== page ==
Although government transparency is important, the potential impact of open data is broader. Open data can have an impact on the accountability of private organizations and institutions. For example, several states are moving to release data collected on doctors about their opioid pain medication prescribing patterns. By showing doctors their own practices in comparison to those of other doctors, open data can change the behavior of less responsible prescribers. Arizona is already showing a ten percent reduction in opiate prescriptions and a four percent reduction in overdose deaths in those counties that used open data in this fashion, compared to counties that did not.
Open data also enables the creation of tools to improve consumer choice and citizen decision-making in the marketplace. Government-mandated labels that have given new-car buyers information on estimated miles-per-gallon for years were recently redesigned to make this information even more transparent and useful to consumers. And data collected by the government from universities has been transformed by the Department of Education into a calculator—the College Scorecard—to help parents and students make more informed financial decisions about their college education.
Sometimes the benefits of open data ripple out beyond the immediate motivations for disclosure. For instance, while publishing government contracts can boost public integrity, it can also catalyze greater business competition and entrepreneurship. Think of the wealth and jobs created by government’s release of both weather data and geo-locational data, which enabled weather apps and GPS devices, respectively. The Open Data Institute notes that the global market for open data could be as high as $5 trillion. Now, thousands of companies worldwide use open government data as a core business asset.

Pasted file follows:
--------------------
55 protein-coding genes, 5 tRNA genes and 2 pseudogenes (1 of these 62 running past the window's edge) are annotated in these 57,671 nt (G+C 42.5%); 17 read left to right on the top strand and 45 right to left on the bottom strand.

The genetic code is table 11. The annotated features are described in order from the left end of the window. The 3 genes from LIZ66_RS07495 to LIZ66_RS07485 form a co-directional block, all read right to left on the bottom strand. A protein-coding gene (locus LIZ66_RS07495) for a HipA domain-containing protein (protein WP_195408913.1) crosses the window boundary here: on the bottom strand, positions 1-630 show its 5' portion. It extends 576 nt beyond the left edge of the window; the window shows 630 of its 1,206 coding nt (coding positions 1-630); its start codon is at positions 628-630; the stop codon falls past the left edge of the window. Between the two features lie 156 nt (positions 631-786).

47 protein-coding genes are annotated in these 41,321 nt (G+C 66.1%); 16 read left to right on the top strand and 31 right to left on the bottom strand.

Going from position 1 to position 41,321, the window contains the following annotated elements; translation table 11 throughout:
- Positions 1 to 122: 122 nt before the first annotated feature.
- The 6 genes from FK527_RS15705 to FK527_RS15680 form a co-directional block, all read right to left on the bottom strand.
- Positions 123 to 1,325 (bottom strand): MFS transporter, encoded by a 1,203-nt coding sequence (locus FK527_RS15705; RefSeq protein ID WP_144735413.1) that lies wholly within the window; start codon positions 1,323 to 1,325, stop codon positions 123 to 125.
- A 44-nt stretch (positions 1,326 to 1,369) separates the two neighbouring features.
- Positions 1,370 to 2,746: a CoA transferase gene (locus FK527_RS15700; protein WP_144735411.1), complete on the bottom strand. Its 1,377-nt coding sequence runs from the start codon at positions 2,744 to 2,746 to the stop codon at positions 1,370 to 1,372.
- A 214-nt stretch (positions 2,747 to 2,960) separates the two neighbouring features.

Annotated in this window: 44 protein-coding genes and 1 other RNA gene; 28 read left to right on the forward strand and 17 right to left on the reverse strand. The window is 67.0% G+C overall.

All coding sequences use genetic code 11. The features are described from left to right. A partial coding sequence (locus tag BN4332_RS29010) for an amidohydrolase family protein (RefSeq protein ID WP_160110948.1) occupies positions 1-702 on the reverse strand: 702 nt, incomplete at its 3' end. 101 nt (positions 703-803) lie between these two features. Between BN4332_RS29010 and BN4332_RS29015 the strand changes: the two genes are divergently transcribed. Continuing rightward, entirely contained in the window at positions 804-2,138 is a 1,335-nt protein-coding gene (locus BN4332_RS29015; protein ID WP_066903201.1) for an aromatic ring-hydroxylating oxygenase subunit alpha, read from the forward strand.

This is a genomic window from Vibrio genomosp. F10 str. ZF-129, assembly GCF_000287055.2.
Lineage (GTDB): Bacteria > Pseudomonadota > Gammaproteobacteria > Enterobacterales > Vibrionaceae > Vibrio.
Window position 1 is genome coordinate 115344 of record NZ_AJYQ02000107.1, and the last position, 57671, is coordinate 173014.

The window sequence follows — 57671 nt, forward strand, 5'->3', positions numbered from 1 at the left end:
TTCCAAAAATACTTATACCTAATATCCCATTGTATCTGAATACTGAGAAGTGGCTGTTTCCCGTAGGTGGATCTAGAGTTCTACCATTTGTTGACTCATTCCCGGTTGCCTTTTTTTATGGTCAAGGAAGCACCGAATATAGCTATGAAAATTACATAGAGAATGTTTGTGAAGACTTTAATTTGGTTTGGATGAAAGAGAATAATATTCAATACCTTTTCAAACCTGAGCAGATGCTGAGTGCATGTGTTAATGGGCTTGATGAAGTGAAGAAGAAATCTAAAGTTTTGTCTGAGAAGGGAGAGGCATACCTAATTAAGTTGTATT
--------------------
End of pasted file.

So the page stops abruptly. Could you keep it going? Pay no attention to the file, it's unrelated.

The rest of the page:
Forget Politics, Open Data is about Governing Well
These myriad open data success stories, however, depend on the political will to be transparent and collaborative. There is a looming risk that governments will only post what is expedient and noncontroversial while seeking recognition for their proactive disclosure—a practice increasingly referred to as “open-washing.” Governments of all political stripes refuse to disclose data when they should. The data to be found on government websites is not always the information most in demand by journalists, activists, and researchers.
Especially as political administrations turnover, there is a risk that change will result in a failure to collect and publish important data. These practices will be subject to the vagaries of politics.
The genie should not, however, be put back in the bottle.
Open data appeals to both right and left politically: the former sees open data as a pathway to smaller, more efficient government and the latter sees open data as a tool to pursue more effective social programs. The bipartisan interest in evidence-based approaches to governing should fuel greater demand for access to administrative information of all kinds—including the data that agencies collect about companies, workplaces, the environment, and the world beyond government.
Government data should be open in part because of the ill-effects of secrecy, but also because taxpayers have paid for the collection of this data by government in its role as regulator and researcher.
It is a pragmatic tool to make government and companies more accountable at solving social problems and to help communities make better informed buying decisions. It helps create jobs and generate entrepreneurship. Perhaps of paramount importance, open data can advance civil rights and help us to govern more legitimately and effectively.